Jubliee quartets are an important part of African-American music because they broke barriers and created space for African-American artists to compete with their white counterparts.
A jubilee quartet is a group of four singers that create arrangements for negro spirituals. The first jubilee quartet was the Tuskegee Quartet. Ella Sheppard, Thomas Rutling, Maggie Porter, and Benjamin Holmes—all of which were either formerly enslaved or had formerly enslaved parents. Together they formed the Tuskegee Quartets in 1871, and their first task was to raise money at fundraisers for Tuskegee University.
Quartets are a unique musical group. They use the technical aspect of call and response, acapella, and four-part harmonies. The quartets used their voices as “instruments” because, at the time, Black Americans had little to no access to musical instruments. The four-part harmonies are split up into the first tenor, the second tenor, the bass, and the baritone, which was the lead.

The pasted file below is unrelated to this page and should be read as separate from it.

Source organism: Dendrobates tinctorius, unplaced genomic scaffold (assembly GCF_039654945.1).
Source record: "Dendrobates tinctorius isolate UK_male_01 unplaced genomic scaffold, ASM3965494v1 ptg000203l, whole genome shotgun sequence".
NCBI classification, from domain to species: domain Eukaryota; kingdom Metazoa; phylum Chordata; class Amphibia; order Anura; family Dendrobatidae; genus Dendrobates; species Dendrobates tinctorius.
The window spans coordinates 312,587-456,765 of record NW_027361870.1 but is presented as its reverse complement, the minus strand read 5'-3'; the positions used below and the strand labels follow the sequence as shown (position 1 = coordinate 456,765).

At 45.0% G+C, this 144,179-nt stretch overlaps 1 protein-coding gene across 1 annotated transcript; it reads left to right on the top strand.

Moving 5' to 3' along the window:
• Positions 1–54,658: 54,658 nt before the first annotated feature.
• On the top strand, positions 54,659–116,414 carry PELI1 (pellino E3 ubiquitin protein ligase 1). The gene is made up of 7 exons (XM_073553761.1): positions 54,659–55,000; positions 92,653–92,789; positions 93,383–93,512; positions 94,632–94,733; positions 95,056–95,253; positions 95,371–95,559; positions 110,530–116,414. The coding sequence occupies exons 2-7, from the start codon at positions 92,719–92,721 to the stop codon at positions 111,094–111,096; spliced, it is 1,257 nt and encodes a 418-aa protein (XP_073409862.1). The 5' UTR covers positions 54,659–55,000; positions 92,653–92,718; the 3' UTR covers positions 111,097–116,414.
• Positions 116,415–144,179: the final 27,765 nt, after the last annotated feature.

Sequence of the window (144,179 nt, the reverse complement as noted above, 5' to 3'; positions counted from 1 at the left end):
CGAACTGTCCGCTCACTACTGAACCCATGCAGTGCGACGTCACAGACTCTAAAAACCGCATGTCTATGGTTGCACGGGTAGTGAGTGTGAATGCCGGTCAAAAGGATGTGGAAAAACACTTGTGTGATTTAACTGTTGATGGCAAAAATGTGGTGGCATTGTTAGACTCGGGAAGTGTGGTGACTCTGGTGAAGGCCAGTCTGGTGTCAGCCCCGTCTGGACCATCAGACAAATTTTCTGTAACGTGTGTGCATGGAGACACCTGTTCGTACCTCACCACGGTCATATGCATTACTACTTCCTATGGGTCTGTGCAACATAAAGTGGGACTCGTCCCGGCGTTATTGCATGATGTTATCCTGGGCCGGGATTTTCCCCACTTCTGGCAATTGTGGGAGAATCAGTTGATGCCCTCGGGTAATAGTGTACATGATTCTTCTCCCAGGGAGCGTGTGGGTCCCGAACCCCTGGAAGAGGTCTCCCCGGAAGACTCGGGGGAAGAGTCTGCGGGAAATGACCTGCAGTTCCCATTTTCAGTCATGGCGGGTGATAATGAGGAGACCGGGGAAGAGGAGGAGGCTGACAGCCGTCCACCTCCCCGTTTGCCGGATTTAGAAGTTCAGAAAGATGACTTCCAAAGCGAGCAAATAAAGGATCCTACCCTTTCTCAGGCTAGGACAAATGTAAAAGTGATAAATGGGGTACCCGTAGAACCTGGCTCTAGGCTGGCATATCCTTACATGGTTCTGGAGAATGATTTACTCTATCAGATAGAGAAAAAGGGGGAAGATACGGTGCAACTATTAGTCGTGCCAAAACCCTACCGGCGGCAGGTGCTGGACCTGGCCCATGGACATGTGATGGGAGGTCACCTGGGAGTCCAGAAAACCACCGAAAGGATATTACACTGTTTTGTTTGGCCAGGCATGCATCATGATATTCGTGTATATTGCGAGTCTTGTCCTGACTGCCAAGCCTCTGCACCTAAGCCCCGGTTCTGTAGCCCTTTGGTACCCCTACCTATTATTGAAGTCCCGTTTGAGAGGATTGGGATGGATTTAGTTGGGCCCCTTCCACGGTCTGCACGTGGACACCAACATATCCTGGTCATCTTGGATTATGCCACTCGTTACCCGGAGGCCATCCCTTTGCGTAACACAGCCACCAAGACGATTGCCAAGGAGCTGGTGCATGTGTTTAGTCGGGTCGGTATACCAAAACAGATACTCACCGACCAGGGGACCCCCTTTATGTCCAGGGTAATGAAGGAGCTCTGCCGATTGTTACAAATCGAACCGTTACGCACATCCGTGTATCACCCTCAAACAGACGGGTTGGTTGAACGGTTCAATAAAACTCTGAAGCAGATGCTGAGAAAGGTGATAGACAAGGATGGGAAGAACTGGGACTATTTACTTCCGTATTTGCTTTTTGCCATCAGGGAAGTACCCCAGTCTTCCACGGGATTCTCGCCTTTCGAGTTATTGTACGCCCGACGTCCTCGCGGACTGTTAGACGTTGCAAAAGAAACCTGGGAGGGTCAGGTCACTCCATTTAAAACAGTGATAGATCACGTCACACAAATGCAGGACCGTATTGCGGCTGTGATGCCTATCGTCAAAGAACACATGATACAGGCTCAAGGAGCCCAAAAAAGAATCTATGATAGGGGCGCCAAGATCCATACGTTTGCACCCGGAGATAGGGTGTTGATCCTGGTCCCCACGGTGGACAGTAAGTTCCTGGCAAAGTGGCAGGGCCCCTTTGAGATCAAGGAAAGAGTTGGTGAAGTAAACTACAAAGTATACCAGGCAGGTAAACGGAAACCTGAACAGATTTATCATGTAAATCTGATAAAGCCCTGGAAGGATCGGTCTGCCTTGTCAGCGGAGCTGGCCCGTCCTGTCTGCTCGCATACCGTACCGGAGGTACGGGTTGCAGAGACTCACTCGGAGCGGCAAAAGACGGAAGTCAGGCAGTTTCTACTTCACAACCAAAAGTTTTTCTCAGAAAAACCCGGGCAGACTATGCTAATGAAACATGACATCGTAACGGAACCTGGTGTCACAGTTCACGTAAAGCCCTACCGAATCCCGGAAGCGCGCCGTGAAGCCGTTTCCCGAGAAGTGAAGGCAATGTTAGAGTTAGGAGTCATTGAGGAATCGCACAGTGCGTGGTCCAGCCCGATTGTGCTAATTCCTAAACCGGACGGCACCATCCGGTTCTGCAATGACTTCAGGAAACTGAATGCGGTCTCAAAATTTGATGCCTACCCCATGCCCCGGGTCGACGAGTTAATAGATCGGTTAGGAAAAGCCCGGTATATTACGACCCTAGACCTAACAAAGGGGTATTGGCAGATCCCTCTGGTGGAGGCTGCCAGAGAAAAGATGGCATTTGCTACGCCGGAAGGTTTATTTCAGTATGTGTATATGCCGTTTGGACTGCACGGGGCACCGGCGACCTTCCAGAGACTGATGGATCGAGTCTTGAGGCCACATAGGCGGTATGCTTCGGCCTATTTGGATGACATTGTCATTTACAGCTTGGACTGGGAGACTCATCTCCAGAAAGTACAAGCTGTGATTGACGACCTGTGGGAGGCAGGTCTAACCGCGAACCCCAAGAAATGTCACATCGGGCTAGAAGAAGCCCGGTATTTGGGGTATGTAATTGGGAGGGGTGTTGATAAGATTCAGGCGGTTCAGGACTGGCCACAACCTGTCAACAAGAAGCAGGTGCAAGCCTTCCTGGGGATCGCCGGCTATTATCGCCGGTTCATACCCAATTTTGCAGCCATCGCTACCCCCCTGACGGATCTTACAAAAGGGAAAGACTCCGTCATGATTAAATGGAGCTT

Jubilee Quartets were one of the first musical groups that recognized Black people as artists and musicians. Jubilee Quartets combined aspects of their present time with aspects of the prior time. They incorporated negro spirituals in their music and put a modern twist on it that made it popular again. Jubilee Quartets soon were paid to tour and broadcast on radios around the country touring. The jubilee quartets ended up being successful. Today, gospel music is inspired by jubilee quartets. One could argue that gospel music is a remix of jubilee quartets because the gospel has musical and vocal instruments.
Jubilee quartets changed the trajectory of African-Americans in music. Their emergence into American music allowed more Black artists to be recognized and respected in a white-dominated industry.